This is called television.

In 2006 the study Out of The Picture: Minority & Female TV Station Ownership in the United States highlighted the racial disparity, and white supremacy, of American television by analyzing the current status and the effects of FCC policy and media consolidation. Findings were as follows:

  • Minorities comprise 33 percent of the entire U.S. population, but own a total of only 44 stations, or 3.26 percent of all stations.
  • Hispanics or Latinos comprise 14 percent of the entire U.S. population, but only own a total of 15 stations, or 1.11 percent of all stations.
  • Blacks or African Americans comprise 13 percent of the entire U.S. population but only own a total of 18 stations, or 1.3 percent of all stations.
  • Asians comprise 4 percent of the entire U.S. population but only own a total of 6 stations, or 0.44 percent of all stations.

Couple these disparities with the fact that black and brown people in mainstream television often are depicted either as an afterthought, or pandering to racist stereotypes of laziness, self-destructiveness, violence, criminality, and disposability, the paradigm of white conceptions of people of color becomes grossly perverted and hostile. Thus, from within this world looking outward — even in a commercial depicting people of color as the human beings we are —  it registers least of all to the white supremacist that the legal, economic, political, educational, religious, and cultural practices of all Americans might not be those of white Americans.

Economic Imperialism Re-Branded With Black & Brown Faces

"In Guatemala, Coca Cola is a name for murder." 

— Israel Marquez, General Secretary of STEGAC (1979)

Knowing the racial disparities within our culture’s television and the institutions thereof, isn’t Coca Cola just being a good corporate citizen by challenging the white supremacist’s narrative of who ought to or could be considered American? At face value this commercial does seem as if Coca Cola is ‘leading the charge’ toward a post-racial America, but as usual if we use common sense we know corporations are rarely if ever altruistic.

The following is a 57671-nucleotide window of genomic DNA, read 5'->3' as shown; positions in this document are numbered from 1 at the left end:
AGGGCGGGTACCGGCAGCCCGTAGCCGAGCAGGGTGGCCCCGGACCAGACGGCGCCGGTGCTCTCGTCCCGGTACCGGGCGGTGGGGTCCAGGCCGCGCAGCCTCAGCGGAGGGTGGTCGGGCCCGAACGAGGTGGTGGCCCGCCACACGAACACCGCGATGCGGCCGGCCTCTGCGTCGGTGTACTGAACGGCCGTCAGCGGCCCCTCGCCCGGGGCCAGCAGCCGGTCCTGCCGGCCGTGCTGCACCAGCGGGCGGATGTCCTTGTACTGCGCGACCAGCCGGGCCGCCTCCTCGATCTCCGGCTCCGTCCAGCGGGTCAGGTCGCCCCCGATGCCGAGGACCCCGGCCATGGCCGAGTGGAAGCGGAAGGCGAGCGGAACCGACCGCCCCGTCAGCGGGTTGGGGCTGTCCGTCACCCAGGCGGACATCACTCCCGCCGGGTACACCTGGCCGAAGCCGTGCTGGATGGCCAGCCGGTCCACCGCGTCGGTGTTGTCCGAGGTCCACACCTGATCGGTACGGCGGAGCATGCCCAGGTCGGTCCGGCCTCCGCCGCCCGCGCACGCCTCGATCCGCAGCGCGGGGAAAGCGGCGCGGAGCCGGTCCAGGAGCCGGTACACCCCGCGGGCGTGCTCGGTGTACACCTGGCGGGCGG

Coca Cola is using the same institutions of white supremacy it has always used to increase market share locally and globally by re-branding its product with black and brown faces, a brand of multiculturalism that to the American mind – especially the white American mind — erases the longstanding history of corporate sponsored repression throughout the world.    

Guatemala has been victim to such erasure. The world’s largest beverage supplier has been bottling in the Central American nation since 1939 through franchise contracts and affiliates, one of which was Embotelladora Guatemalteca S.A., or EGSA (owned by the Flemings, a North American family from Texas). Post the United States backed coup in 1954, Guatemalan unions had been crushed. Union representation plummeted from 27% of the working population to 2%. In this backdrop the Flemings hired John C. Trotter as company President, a feverishly anti-union anti-communist. In the years from 68’ to 87’, under Trotter’s watch EGSA unionists and their families would be marred with intimidation, constant attempts to impede workers’ collaborations, beatings, rape, kidnapping, and murder.

A booklet titled Soft Drink, Hard Labour published in 1987 by the Latin America Bureau in London, England documents the 1979 casualties between April and July as “an avalanche of killings” where at least 32 EGSA associates are beaten, 4 are kidnapped and disappear, 31 are fired, 4 wounded by gunshot, a daughter of a union lawyer is raped and tortured, and 8 are murdered. In the case of Arnulfo Gomez Segura, his lips were slashed with a razor; his tongue cut from his mouth and placed in his shirt pocket. 

Per the usual corporate scapegoat, Coca Cola maintained that is had no responsibility for its affiliates’ actions. But as a campaign to boycott the Atlanta retailer wrote:

By allowing EGSA to use your trade mark, to act as your representative in Guatemala and by deriving financial benefits from your agreement with this company, you have committed your company’s image and interest. If your license holder is seen to be directly responsible for murders and other acts of violence, threats and intimidation committed against the members of the union representing the employees of EGSA, continuing cooperation between your company and this license holder constitutes complicity.”

The multinational corporation has not learned its lesson either. KillerCoke.org reported: 

“International Rights Advocates, a non-profit human rights organization, and the Conrad and Scherer law firm filed a new civil lawsuit against The Coca-Cola Company. The case was first filed in the State Supreme Court in New York on February 25, 2010, and in April it was moved to the U.S. District Court of the Southern District of New York (Case # 10-CIV-03120).

The case involves a campaign of violence that includes rape, attempted murder and murder against two Guatemalan trade unionists and their families. The two trade unionists are Jose Armando Palacios, who was forced to flee to the U.S. in early 2006, and Jose Alberto Vicente Chavez, whose son and nephew were murdered and whose daughter was gang raped on March 1, 2008.”